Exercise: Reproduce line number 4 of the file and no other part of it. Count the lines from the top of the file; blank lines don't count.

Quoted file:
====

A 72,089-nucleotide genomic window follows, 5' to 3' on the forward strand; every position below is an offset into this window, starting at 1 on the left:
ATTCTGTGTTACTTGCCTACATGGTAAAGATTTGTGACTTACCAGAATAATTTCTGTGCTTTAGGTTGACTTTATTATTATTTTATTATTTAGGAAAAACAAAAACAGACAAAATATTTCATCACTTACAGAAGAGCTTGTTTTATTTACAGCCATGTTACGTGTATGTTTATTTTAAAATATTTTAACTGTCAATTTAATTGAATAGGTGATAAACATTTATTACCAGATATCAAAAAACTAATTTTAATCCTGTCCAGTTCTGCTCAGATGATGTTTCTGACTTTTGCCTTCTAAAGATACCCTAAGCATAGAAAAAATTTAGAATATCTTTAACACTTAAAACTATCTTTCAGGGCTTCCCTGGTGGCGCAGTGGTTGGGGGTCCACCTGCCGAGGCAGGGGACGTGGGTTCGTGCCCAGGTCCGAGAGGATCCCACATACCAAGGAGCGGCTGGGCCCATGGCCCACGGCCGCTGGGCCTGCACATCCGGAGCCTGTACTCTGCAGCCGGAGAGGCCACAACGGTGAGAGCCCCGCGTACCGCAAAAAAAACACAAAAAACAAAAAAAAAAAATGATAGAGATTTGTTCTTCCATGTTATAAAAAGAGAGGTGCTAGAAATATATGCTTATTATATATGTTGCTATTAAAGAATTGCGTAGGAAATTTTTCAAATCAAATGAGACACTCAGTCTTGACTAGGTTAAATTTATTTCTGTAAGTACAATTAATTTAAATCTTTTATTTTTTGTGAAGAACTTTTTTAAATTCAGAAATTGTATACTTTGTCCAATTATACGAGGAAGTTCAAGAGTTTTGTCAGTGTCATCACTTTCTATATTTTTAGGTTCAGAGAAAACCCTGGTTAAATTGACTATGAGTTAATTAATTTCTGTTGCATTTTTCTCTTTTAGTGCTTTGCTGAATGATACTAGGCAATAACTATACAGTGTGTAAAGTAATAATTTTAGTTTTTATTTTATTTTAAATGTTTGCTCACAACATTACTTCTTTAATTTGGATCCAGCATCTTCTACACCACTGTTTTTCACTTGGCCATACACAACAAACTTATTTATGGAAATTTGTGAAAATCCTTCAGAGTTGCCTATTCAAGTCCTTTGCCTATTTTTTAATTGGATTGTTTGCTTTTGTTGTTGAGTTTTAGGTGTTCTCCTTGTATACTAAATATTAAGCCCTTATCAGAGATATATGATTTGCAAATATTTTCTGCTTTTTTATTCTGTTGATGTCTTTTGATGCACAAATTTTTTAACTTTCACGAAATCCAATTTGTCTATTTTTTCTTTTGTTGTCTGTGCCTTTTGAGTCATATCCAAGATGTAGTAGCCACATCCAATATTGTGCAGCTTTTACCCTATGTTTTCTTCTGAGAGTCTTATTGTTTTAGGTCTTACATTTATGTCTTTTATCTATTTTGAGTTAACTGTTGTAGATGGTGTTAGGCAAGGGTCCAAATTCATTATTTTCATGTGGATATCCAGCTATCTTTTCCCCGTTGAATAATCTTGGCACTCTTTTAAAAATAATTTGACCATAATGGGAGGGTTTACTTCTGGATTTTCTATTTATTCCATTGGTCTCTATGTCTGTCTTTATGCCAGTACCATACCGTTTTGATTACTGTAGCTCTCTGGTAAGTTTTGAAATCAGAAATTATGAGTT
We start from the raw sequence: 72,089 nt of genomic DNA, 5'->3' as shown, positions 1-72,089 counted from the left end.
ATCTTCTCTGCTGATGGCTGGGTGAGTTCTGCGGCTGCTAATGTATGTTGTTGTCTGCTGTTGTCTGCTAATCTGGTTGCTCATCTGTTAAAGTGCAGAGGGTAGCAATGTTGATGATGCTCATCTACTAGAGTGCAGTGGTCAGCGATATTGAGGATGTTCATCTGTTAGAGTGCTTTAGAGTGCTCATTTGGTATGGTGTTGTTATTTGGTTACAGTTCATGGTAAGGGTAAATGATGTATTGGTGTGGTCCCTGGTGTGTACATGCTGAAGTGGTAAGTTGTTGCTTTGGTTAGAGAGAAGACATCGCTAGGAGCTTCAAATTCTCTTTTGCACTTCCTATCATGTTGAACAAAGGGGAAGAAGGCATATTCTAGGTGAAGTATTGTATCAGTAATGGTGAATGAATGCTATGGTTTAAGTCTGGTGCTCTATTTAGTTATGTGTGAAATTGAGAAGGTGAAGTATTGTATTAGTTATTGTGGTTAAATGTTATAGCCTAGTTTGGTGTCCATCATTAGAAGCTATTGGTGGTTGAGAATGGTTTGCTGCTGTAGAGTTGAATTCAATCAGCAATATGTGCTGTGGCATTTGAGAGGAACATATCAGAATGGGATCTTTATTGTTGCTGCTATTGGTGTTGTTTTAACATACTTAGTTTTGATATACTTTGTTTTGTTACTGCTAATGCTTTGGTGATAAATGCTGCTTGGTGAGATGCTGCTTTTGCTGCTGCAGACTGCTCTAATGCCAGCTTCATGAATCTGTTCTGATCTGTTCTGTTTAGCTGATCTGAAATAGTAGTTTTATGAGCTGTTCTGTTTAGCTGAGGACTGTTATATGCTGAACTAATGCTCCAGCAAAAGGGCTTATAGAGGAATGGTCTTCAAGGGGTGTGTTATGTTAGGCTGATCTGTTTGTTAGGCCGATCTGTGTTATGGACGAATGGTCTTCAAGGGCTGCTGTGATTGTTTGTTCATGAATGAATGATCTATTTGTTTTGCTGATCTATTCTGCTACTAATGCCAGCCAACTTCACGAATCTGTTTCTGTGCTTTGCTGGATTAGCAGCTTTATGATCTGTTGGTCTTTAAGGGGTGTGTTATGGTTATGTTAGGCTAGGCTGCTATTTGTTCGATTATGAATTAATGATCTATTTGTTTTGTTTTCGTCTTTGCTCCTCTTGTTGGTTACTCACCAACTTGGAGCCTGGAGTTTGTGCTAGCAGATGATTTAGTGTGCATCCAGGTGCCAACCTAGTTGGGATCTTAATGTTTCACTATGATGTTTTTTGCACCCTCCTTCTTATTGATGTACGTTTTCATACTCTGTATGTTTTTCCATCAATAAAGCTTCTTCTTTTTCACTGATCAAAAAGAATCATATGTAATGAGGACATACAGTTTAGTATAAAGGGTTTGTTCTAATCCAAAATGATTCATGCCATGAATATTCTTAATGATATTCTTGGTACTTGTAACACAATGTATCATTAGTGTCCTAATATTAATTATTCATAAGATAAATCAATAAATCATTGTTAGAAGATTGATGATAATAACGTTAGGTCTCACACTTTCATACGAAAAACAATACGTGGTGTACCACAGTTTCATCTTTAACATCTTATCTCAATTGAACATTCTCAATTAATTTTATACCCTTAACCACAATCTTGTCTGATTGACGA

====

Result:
ATCTTCTCTGCTGATGGCTGGGTGAGTTCTGCGGCTGCTAATGTATGTTGTTGTCTGCTGTTGTCTGCTAATCTGGTTGCTCATCTGTTAAAGTGCAGAGGGTAGCAATGTTGATGATGCTCATCTACTAGAGTGCAGTGGTCAGCGATATTGAGGATGTTCATCTGTTAGAGTGCTTTAGAGTGCTCATTTGGTATGGTGTTGTTATTTGGTTACAGTTCATGGTAAGGGTAAATGATGTATTGGTGTGGTCCCTGGTGTGTACATGCTGAAGTGGTAAGTTGTTGCTTTGGTTAGAGAGAAGACATCGCTAGGAGCTTCAAATTCTCTTTTGCACTTCCTATCATGTTGAACAAAGGGGAAGAAGGCATATTCTAGGTGAAGTATTGTATCAGTAATGGTGAATGAATGCTATGGTTTAAGTCTGGTGCTCTATTTAGTTATGTGTGAAATTGAGAAGGTGAAGTATTGTATTAGTTATTGTGGTTAAATGTTATAGCCTAGTTTGGTGTCCATCATTAGAAGCTATTGGTGGTTGAGAATGGTTTGCTGCTGTAGAGTTGAATTCAATCAGCAATATGTGCTGTGGCATTTGAGAGGAACATATCAGAATGGGATCTTTATTGTTGCTGCTATTGGTGTTGTTTTAACATACTTAGTTTTGATATACTTTGTTTTGTTACTGCTAATGCTTTGGTGATAAATGCTGCTTGGTGAGATGCTGCTTTTGCTGCTGCAGACTGCTCTAATGCCAGCTTCATGAATCTGTTCTGATCTGTTCTGTTTAGCTGATCTGAAATAGTAGTTTTATGAGCTGTTCTGTTTAGCTGAGGACTGTTATATGCTGAACTAATGCTCCAGCAAAAGGGCTTATAGAGGAATGGTCTTCAAGGGGTGTGTTATGTTAGGCTGATCTGTTTGTTAGGCCGATCTGTGTTATGGACGAATGGTCTTCAAGGGCTGCTGTGATTGTTTGTTCATGAATGAATGATCTATTTGTTTTGCTGATCTATTCTGCTACTAATGCCAGCCAACTTCACGAATCTGTTTCTGTGCTTTGCTGGATTAGCAGCTTTATGATCTGTTGGTCTTTAAGGGGTGTGTTATGGTTATGTTAGGCTAGGCTGCTATTTGTTCGATTATGAATTAATGATCTATTTGTTTTGTTTTCGTCTTTGCTCCTCTTGTTGGTTACTCACCAACTTGGAGCCTGGAGTTTGTGCTAGCAGATGATTTAGTGTGCATCCAGGTGCCAACCTAGTTGGGATCTTAATGTTTCACTATGATGTTTTTTGCACCCTCCTTCTTATTGATGTACGTTTTCATACTCTGTATGTTTTTCCATCAATAAAGCTTCTTCTTTTTCACTGATCAAAAAGAATCATATGTAATGAGGACATACAGTTTAGTATAAAGGGTTTGTTCTAATCCAAAATGATTCATGCCATGAATATTCTTAATGATATTCTTGGTACTTGTAACACAATGTATCATTAGTGTCCTAATATTAATTATTCATAAGATAAATCAATAAATCATTGTTAGAAGATTGATGATAATAACGTTAGGTCTCACACTTTCATACGAAAAACAATACGTGGTGTACCACAGTTTCATCTTTAACATCTTATCTCAATTGAACATTCTCAATTAATTTTATACCCTTAACCACAATCTTGTCTGATTGACGA